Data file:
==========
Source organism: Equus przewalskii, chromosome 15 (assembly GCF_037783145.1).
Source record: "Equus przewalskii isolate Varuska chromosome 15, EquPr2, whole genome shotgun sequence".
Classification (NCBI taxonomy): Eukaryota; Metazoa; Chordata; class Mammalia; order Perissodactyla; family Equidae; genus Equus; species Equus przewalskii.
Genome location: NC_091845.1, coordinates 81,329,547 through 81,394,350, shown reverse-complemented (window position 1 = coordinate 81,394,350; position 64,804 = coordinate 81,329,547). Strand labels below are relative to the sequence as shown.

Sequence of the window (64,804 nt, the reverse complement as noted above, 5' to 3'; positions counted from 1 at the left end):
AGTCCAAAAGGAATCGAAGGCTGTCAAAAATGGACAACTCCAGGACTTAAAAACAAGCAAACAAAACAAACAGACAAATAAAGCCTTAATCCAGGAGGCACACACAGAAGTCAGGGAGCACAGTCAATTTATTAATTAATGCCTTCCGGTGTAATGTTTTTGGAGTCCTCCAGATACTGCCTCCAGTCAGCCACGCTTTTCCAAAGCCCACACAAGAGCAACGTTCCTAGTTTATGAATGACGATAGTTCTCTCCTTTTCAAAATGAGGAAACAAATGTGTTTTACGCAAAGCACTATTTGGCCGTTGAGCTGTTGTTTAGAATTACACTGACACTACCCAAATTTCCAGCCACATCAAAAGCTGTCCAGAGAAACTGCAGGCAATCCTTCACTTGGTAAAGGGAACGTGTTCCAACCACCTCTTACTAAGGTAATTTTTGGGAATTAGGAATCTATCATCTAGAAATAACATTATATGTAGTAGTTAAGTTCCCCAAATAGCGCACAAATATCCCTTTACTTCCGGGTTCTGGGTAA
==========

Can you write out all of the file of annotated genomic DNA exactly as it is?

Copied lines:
Source organism: Equus przewalskii, chromosome 15 (assembly GCF_037783145.1).
Source record: "Equus przewalskii isolate Varuska chromosome 15, EquPr2, whole genome shotgun sequence".
Classification (NCBI taxonomy): Eukaryota; Metazoa; Chordata; class Mammalia; order Perissodactyla; family Equidae; genus Equus; species Equus przewalskii.
Genome location: NC_091845.1, coordinates 81,329,547 through 81,394,350, shown reverse-complemented (window position 1 = coordinate 81,394,350; position 64,804 = coordinate 81,329,547). Strand labels below are relative to the sequence as shown.

Sequence of the window (64,804 nt, the reverse complement as noted above, 5' to 3'; positions counted from 1 at the left end):
AGTCCAAAAGGAATCGAAGGCTGTCAAAAATGGACAACTCCAGGACTTAAAAACAAGCAAACAAAACAAACAGACAAATAAAGCCTTAATCCAGGAGGCACACACAGAAGTCAGGGAGCACAGTCAATTTATTAATTAATGCCTTCCGGTGTAATGTTTTTGGAGTCCTCCAGATACTGCCTCCAGTCAGCCACGCTTTTCCAAAGCCCACACAAGAGCAACGTTCCTAGTTTATGAATGACGATAGTTCTCTCCTTTTCAAAATGAGGAAACAAATGTGTTTTACGCAAAGCACTATTTGGCCGTTGAGCTGTTGTTTAGAATTACACTGACACTACCCAAATTTCCAGCCACATCAAAAGCTGTCCAGAGAAACTGCAGGCAATCCTTCACTTGGTAAAGGGAACGTGTTCCAACCACCTCTTACTAAGGTAATTTTTGGGAATTAGGAATCTATCATCTAGAAATAACATTATATGTAGTAGTTAAGTTCCCCAAATAGCGCACAAATATCCCTTTACTTCCGGGTTCTGGGTAA